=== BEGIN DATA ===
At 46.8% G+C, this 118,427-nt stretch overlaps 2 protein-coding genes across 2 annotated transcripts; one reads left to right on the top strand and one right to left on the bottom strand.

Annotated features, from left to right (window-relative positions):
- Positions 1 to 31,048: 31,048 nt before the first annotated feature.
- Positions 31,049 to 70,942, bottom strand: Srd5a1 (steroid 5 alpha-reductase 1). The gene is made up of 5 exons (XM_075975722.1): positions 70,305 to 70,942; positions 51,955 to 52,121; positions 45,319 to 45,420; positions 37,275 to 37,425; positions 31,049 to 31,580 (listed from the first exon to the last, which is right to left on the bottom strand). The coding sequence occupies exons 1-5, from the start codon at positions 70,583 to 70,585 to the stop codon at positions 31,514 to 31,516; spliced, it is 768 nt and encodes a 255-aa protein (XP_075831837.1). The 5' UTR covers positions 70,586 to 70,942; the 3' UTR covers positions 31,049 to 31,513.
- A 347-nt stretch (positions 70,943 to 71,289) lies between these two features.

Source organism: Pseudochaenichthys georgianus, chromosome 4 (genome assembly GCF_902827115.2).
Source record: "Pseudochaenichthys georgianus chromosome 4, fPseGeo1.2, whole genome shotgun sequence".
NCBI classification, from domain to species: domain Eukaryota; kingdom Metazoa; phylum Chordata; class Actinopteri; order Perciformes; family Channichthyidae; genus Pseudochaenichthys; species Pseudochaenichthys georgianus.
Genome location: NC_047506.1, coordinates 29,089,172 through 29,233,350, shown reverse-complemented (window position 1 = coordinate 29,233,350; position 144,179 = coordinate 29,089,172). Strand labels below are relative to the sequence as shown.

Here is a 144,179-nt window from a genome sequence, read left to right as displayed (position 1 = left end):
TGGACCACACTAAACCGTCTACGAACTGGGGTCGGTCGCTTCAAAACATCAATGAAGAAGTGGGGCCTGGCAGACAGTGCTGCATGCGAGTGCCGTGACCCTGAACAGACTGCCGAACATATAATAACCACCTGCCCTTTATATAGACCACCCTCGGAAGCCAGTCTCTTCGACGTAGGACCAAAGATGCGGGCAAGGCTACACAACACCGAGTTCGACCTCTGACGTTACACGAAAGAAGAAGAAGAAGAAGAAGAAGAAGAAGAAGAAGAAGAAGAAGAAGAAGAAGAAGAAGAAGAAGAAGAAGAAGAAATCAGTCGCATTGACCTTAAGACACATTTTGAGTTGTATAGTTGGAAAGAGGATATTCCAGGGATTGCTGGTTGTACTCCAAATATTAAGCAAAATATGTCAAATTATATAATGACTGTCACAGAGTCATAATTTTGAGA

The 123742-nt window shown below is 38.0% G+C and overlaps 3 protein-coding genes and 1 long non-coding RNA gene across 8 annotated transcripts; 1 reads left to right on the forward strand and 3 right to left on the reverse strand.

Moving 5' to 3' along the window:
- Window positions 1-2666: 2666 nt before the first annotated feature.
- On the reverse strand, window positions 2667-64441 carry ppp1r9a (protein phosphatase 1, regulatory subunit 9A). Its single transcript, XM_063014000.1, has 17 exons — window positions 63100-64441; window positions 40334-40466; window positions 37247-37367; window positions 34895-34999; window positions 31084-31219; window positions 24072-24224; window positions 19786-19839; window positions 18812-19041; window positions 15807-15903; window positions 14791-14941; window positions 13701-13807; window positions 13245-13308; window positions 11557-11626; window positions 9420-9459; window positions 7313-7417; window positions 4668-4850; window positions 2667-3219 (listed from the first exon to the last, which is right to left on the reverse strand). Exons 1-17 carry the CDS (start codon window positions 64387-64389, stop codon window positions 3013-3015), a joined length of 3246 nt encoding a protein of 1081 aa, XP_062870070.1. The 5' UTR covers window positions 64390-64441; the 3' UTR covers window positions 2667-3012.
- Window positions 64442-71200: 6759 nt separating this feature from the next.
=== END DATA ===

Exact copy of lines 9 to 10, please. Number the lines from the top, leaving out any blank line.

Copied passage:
Genome location: NC_047506.1, coordinates 29,089,172 through 29,233,350, shown reverse-complemented (window position 1 = coordinate 29,233,350; position 144,179 = coordinate 29,089,172). Strand labels below are relative to the sequence as shown.

Here is a 144,179-nt window from a genome sequence, read left to right as displayed (position 1 = left end):